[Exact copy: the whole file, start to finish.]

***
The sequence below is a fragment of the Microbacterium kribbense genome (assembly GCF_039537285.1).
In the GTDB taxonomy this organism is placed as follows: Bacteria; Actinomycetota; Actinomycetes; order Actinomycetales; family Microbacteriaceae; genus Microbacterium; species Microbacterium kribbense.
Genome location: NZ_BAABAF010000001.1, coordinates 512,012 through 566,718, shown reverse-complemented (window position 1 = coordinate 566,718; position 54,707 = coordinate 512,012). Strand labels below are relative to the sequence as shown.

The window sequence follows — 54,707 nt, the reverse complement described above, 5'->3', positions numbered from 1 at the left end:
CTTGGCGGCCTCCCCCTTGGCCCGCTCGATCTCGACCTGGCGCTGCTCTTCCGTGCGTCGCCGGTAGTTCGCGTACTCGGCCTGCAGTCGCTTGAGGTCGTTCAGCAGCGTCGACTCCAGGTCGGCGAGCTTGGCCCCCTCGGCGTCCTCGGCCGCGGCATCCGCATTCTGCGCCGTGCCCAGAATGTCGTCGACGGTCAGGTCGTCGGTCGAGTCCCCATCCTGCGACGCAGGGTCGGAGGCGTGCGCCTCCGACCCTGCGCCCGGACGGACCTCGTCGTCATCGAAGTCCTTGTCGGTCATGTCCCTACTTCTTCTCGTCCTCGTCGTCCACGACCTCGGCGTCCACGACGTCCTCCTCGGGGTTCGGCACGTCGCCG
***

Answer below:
The sequence below is a fragment of the Microbacterium kribbense genome (assembly GCF_039537285.1).
In the GTDB taxonomy this organism is placed as follows: Bacteria; Actinomycetota; Actinomycetes; order Actinomycetales; family Microbacteriaceae; genus Microbacterium; species Microbacterium kribbense.
Genome location: NZ_BAABAF010000001.1, coordinates 512,012 through 566,718, shown reverse-complemented (window position 1 = coordinate 566,718; position 54,707 = coordinate 512,012). Strand labels below are relative to the sequence as shown.

The window sequence follows — 54,707 nt, the reverse complement described above, 5'->3', positions numbered from 1 at the left end:
CTTGGCGGCCTCCCCCTTGGCCCGCTCGATCTCGACCTGGCGCTGCTCTTCCGTGCGTCGCCGGTAGTTCGCGTACTCGGCCTGCAGTCGCTTGAGGTCGTTCAGCAGCGTCGACTCCAGGTCGGCGAGCTTGGCCCCCTCGGCGTCCTCGGCCGCGGCATCCGCATTCTGCGCCGTGCCCAGAATGTCGTCGACGGTCAGGTCGTCGGTCGAGTCCCCATCCTGCGACGCAGGGTCGGAGGCGTGCGCCTCCGACCCTGCGCCCGGACGGACCTCGTCGTCATCGAAGTCCTTGTCGGTCATGTCCCTACTTCTTCTCGTCCTCGTCGTCCACGACCTCGGCGTCCACGACGTCCTCCTCGGGGTTCGGCACGTCGCCG